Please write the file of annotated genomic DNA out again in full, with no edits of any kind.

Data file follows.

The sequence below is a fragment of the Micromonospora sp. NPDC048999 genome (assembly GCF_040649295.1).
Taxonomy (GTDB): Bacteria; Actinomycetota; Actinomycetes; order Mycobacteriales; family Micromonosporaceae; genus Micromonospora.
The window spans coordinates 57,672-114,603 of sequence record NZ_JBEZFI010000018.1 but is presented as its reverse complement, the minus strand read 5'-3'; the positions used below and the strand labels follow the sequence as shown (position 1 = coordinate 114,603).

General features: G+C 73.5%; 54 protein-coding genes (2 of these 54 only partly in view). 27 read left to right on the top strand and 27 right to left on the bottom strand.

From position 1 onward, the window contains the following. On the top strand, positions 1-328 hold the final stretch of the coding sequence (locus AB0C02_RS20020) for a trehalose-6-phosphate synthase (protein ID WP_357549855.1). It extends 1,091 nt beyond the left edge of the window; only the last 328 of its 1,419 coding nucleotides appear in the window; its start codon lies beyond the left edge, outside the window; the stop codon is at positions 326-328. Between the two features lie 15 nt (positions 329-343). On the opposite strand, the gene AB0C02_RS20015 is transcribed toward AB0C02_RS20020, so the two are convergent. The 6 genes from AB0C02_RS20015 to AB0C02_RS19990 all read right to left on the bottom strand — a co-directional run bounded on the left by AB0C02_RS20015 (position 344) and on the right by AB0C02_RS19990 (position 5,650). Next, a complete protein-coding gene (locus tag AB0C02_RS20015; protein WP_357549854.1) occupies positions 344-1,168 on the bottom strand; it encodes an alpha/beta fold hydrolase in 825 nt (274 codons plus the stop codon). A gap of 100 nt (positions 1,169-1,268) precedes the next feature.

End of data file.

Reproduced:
The sequence below is a fragment of the Micromonospora sp. NPDC048999 genome (assembly GCF_040649295.1).
Taxonomy (GTDB): Bacteria; Actinomycetota; Actinomycetes; order Mycobacteriales; family Micromonosporaceae; genus Micromonospora.
The window spans coordinates 57,672-114,603 of sequence record NZ_JBEZFI010000018.1 but is presented as its reverse complement, the minus strand read 5'-3'; the positions used below and the strand labels follow the sequence as shown (position 1 = coordinate 114,603).

General features: G+C 73.5%; 54 protein-coding genes (2 of these 54 only partly in view). 27 read left to right on the top strand and 27 right to left on the bottom strand.

From position 1 onward, the window contains the following. On the top strand, positions 1-328 hold the final stretch of the coding sequence (locus AB0C02_RS20020) for a trehalose-6-phosphate synthase (protein ID WP_357549855.1). It extends 1,091 nt beyond the left edge of the window; only the last 328 of its 1,419 coding nucleotides appear in the window; its start codon lies beyond the left edge, outside the window; the stop codon is at positions 326-328. Between the two features lie 15 nt (positions 329-343). On the opposite strand, the gene AB0C02_RS20015 is transcribed toward AB0C02_RS20020, so the two are convergent. The 6 genes from AB0C02_RS20015 to AB0C02_RS19990 all read right to left on the bottom strand — a co-directional run bounded on the left by AB0C02_RS20015 (position 344) and on the right by AB0C02_RS19990 (position 5,650). Next, a complete protein-coding gene (locus tag AB0C02_RS20015; protein WP_357549854.1) occupies positions 344-1,168 on the bottom strand; it encodes an alpha/beta fold hydrolase in 825 nt (274 codons plus the stop codon). A gap of 100 nt (positions 1,169-1,268) precedes the next feature.